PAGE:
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This chapter reviews the policy and organisational changes that have occurred since 1997 following a change of government. New Labour sought to accord a high priority to the health of the public and was strongly committed to putting both health improvement and health inequalities back on the policy agenda. An important symbol of this new policy emphasis was the appointment of the UK’s first ever Minister for Public Health. The chapter presents and assesses the various policy developments from 1997 to the present day, including the two public health White Papers of 1999 and 2004 respectively. It also examines other developments affecting public health within this period, including changes in the structure of the NHS, the relaunching of commissioning under the heading ‘world class commissioning’, and the policy shifts towards markets and choice in the provision of health and health care.

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This chapter is structured around a series of issues that have currently come to the fore in the public health system, all of which have their roots in the history of public health charted in the preceding chapters. These issues represent the key policy and practice challenges facing the public health system as it moves through the twenty-first century. The discussion focuses on the following issues: the nature of policy formation relating to the health of the public; markets, competition and choice; commissioning for health and wellbeing; public health through partnership; and public involvement.

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This chapter looks ahead to some of the key threats to the health of the public and the challenges facing a public health system in future. These include climate change and environmental concerns; the need for a concern for health and wellbeing to permeate a far wider range of policies, tasks and activities than at present and to become a priority for those working in fields that would not normally be considered relevant to public health; and the thorny and persistent subject of health inequalities, which, arguably, is more a matter of social justice than health policy. The discussion suggests that a strong and confident public health system will contribute effectively to meeting these challenges. The global economic crisis could also provide an opportunity to find new ways of making progress that does not compromise sustainability.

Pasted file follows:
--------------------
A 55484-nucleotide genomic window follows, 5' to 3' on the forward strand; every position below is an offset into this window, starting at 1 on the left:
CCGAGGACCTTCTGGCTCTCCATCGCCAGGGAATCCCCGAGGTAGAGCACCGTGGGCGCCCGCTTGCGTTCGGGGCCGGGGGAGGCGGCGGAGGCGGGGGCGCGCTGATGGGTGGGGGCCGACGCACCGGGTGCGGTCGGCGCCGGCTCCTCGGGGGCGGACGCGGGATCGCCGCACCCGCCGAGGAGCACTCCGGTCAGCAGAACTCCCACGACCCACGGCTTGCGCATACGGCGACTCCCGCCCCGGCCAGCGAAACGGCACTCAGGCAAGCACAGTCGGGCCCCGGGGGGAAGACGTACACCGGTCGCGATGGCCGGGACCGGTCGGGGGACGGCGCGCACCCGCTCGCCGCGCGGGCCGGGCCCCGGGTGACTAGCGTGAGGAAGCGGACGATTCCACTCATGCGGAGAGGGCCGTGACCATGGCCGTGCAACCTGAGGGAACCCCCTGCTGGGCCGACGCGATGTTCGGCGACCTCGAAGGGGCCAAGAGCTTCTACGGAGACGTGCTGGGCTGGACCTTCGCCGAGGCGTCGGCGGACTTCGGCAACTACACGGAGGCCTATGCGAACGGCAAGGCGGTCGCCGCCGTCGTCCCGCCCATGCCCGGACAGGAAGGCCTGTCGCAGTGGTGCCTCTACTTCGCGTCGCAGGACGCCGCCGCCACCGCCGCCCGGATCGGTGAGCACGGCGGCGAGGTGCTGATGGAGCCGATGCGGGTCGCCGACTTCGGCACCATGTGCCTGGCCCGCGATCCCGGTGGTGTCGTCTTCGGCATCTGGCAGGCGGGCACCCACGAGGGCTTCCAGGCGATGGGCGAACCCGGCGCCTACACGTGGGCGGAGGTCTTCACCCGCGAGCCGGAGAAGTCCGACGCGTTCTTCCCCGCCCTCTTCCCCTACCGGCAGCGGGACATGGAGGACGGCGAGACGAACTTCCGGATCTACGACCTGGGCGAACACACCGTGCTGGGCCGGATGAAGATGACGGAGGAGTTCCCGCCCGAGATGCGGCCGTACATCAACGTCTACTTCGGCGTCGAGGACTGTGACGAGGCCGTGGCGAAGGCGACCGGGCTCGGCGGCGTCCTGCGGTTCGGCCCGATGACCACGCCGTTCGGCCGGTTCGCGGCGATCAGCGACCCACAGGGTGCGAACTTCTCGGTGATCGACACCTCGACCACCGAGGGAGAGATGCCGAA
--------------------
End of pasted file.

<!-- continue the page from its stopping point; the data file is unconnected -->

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Partnership working has been a central feature of New Labour's approach to the delivery of health and social policy since 1997. A number of partnership-based initiatives have centred on reducing health inequalities and improving health. This article reports on the findings from a systematic review of the impact of partnership working on public health, and considers whether these partnerships have delivered better health outcomes for local/target populations. It finds that there is little evidence that partnerships have produced better health outcomes for local/target populations or reduced health inequalities.

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The introduction begins with an outline of the relationship and dialogue between politicians, policy-makers and academics engaged in research, and argues that evidence-based policy often loses out to the views of policy-makers. It then sets out the purpose of the book, which is to use research on health service reorganisation in the UK over the last 30 years to explain what has worked best and how it might be incorporated into present and future health service reform. The introduction then sets out the authors’ method for reviewing research on healthcare reform and health reorganisation, and explains the ‘realist review’ approach employed throughout the text.